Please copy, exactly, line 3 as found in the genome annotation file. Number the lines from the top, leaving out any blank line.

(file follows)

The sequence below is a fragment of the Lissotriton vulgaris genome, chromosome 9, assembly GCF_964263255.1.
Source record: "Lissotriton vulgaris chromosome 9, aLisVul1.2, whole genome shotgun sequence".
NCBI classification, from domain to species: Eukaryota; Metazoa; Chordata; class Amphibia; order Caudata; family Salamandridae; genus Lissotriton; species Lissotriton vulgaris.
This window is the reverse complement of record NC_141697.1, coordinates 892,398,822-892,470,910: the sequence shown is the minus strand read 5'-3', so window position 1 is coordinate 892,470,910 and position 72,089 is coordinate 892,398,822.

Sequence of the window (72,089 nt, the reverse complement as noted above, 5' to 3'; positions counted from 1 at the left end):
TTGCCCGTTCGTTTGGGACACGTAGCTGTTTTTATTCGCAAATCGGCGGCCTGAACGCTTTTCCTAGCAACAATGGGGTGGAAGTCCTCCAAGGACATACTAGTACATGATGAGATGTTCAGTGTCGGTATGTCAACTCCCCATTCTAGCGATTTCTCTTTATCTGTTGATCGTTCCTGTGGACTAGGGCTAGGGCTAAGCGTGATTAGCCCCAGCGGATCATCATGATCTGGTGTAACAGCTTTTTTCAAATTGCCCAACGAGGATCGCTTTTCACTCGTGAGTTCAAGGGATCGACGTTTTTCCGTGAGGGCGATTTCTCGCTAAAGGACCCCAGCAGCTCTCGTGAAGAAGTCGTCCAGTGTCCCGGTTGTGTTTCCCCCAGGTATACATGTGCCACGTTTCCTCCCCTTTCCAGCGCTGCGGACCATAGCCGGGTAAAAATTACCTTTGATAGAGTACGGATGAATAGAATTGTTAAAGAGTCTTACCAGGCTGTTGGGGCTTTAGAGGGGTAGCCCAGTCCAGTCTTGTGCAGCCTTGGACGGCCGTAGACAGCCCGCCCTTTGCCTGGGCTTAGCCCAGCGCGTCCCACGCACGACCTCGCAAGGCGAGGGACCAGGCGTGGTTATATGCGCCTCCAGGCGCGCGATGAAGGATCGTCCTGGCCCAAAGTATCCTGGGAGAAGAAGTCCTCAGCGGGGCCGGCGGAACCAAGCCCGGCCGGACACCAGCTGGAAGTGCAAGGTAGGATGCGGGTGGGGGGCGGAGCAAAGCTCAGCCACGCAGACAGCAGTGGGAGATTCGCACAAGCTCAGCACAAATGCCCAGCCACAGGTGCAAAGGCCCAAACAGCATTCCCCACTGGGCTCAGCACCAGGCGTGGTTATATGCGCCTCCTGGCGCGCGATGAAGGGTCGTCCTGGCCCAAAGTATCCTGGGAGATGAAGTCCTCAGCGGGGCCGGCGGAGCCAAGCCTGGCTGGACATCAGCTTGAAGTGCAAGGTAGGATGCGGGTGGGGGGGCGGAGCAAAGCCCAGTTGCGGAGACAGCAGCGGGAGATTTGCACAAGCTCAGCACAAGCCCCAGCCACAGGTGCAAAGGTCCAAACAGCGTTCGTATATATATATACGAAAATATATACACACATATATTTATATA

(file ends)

NCBI classification, from domain to species: Eukaryota; Metazoa; Chordata; class Amphibia; order Caudata; family Salamandridae; genus Lissotriton; species Lissotriton vulgaris.